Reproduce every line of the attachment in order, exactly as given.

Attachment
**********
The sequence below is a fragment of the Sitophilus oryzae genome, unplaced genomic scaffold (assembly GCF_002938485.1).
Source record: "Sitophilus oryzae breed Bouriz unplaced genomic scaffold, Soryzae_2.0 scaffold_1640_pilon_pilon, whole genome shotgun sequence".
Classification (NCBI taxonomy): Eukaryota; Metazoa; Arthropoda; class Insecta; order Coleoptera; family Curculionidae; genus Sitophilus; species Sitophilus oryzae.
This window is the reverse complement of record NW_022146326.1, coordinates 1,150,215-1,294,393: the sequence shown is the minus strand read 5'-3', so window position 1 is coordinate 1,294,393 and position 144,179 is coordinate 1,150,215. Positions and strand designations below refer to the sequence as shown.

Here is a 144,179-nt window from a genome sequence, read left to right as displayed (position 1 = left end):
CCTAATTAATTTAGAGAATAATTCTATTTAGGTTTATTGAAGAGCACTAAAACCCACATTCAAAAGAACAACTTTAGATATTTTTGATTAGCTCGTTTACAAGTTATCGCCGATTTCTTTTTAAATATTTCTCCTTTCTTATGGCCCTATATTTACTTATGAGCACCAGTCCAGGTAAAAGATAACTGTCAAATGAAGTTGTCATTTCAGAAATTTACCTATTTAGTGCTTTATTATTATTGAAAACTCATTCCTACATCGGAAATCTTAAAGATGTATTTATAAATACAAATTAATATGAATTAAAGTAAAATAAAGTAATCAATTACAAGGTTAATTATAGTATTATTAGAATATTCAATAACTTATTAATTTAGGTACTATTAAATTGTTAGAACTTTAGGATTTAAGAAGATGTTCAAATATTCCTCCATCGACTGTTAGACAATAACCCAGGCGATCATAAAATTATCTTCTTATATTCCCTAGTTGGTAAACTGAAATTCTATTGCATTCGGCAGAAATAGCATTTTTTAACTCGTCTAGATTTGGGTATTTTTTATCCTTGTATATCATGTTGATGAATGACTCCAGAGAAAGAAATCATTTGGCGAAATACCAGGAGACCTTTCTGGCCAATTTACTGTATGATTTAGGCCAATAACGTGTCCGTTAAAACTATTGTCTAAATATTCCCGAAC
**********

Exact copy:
The sequence below is a fragment of the Sitophilus oryzae genome, unplaced genomic scaffold (assembly GCF_002938485.1).
Source record: "Sitophilus oryzae breed Bouriz unplaced genomic scaffold, Soryzae_2.0 scaffold_1640_pilon_pilon, whole genome shotgun sequence".
Classification (NCBI taxonomy): Eukaryota; Metazoa; Arthropoda; class Insecta; order Coleoptera; family Curculionidae; genus Sitophilus; species Sitophilus oryzae.
This window is the reverse complement of record NW_022146326.1, coordinates 1,150,215-1,294,393: the sequence shown is the minus strand read 5'-3', so window position 1 is coordinate 1,294,393 and position 144,179 is coordinate 1,150,215. Positions and strand designations below refer to the sequence as shown.

Here is a 144,179-nt window from a genome sequence, read left to right as displayed (position 1 = left end):
CCTAATTAATTTAGAGAATAATTCTATTTAGGTTTATTGAAGAGCACTAAAACCCACATTCAAAAGAACAACTTTAGATATTTTTGATTAGCTCGTTTACAAGTTATCGCCGATTTCTTTTTAAATATTTCTCCTTTCTTATGGCCCTATATTTACTTATGAGCACCAGTCCAGGTAAAAGATAACTGTCAAATGAAGTTGTCATTTCAGAAATTTACCTATTTAGTGCTTTATTATTATTGAAAACTCATTCCTACATCGGAAATCTTAAAGATGTATTTATAAATACAAATTAATATGAATTAAAGTAAAATAAAGTAATCAATTACAAGGTTAATTATAGTATTATTAGAATATTCAATAACTTATTAATTTAGGTACTATTAAATTGTTAGAACTTTAGGATTTAAGAAGATGTTCAAATATTCCTCCATCGACTGTTAGACAATAACCCAGGCGATCATAAAATTATCTTCTTATATTCCCTAGTTGGTAAACTGAAATTCTATTGCATTCGGCAGAAATAGCATTTTTTAACTCGTCTAGATTTGGGTATTTTTTATCCTTGTATATCATGTTGATGAATGACTCCAGAGAAAGAAATCATTTGGCGAAATACCAGGAGACCTTTCTGGCCAATTTACTGTATGATTTAGGCCAATAACGTGTCCGTTAAAACTATTGTCTAAATATTCCCGAAC